As a participant in the Farmers Assuring Responsible Management (FARM) Program, Fair Oaks Farms thought it had a system in place to prevent what happened. Unfortunately, ARM found what it was looking for … a breakdown in oversight and management.
“Fair Oaks Farms was our gold standard,” says Emily Yeiser Stepp, vice president, the National Dairy FARM Program. “It was a wake-up call for other producers to say, ‘If the gold standard could have a crack, certainly there are areas in my operation I can improve on.’ ”
Created by the National Milk Producers Federation in partnership with Dairy Management Inc., FARM was launched to demonstrate dairy farmers’ commitment to producing quality milk with integrity. About 34,000 dairy farms are enrolled today – that’s approximately 98% of the milk supply.
Member farms are subject to a rigorous framework of best practices to ensure the proper treatment of animals, including an evaluation at least once every three years by a second-party FARM animal care evaluator. When Fair Oaks alerted the organization in April 2018 that an employee had potentially recorded damaging video, FARM immediately deployed its investigation protocol, which requires an audit.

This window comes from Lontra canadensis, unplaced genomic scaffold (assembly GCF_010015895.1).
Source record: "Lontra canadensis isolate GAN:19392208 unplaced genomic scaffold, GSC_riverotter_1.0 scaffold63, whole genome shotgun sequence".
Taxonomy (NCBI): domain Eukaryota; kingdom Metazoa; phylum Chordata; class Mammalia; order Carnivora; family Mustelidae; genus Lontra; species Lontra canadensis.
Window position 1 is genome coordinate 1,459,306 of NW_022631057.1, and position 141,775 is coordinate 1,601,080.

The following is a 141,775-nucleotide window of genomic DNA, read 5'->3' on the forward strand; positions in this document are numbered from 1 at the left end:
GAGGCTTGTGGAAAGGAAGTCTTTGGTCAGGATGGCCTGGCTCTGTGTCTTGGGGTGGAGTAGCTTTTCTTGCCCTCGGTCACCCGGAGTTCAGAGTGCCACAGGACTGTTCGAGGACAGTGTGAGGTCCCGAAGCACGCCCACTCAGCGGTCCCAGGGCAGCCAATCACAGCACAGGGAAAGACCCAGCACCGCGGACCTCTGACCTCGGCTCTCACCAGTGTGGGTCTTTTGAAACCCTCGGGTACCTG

“Within 48 hours, an independent, third-party animal care expert was at the dairy to conduct the audit,” Yeiser Stepp says. “Initial reports were positive and found Fair Oaks met or exceeded our requirements.”
Once the ARM videos surfaced, which also included a longer version, a second audit was done to ensure nothing was missed in the April findings. “A lot of the areas of concern documented in the June videos had already been taken care of,” she says.
Swiftly responding to the videos, Fair Oaks Farms CEO Mike McCloskey took full accountability for a breakdown in the system it had designed, an important step, experts say, in crisis communication. (See “The 5 C’s of Crisis Communication.”)
While beneficial, an evaluation and audit are only a snapshot in time.
“First and foremost, a farmer has to be the eyes and ears on the farm every day to know where the gaps are,” Yeiser Stepp says. “No operation is perfect. It’s all about continuous improvement. We want to give farms the pathway forward to that improvement, because everyone deserves a second chance. The fact is this should never have happened, but it is certainly an opportunity for us to say, ‘Let’s open our eyes. Let’s truly look at ourselves critically and own some of these truths.’ ”
Prepare for What’s Coming
The goal of the Animal Agriculture Alliance is to help animal agriculture prepare for what might be coming at them in the future. It also works to debunk myths to ensure consumers have accurate information.
Members include everyone from individual farmers and ranchers to associations and companies. Membership, which is close to 400, often grows after an incident like Fair Oaks Farms. “Producers realize they, too, may have to deal with this someday,” Thompson-Weeman says.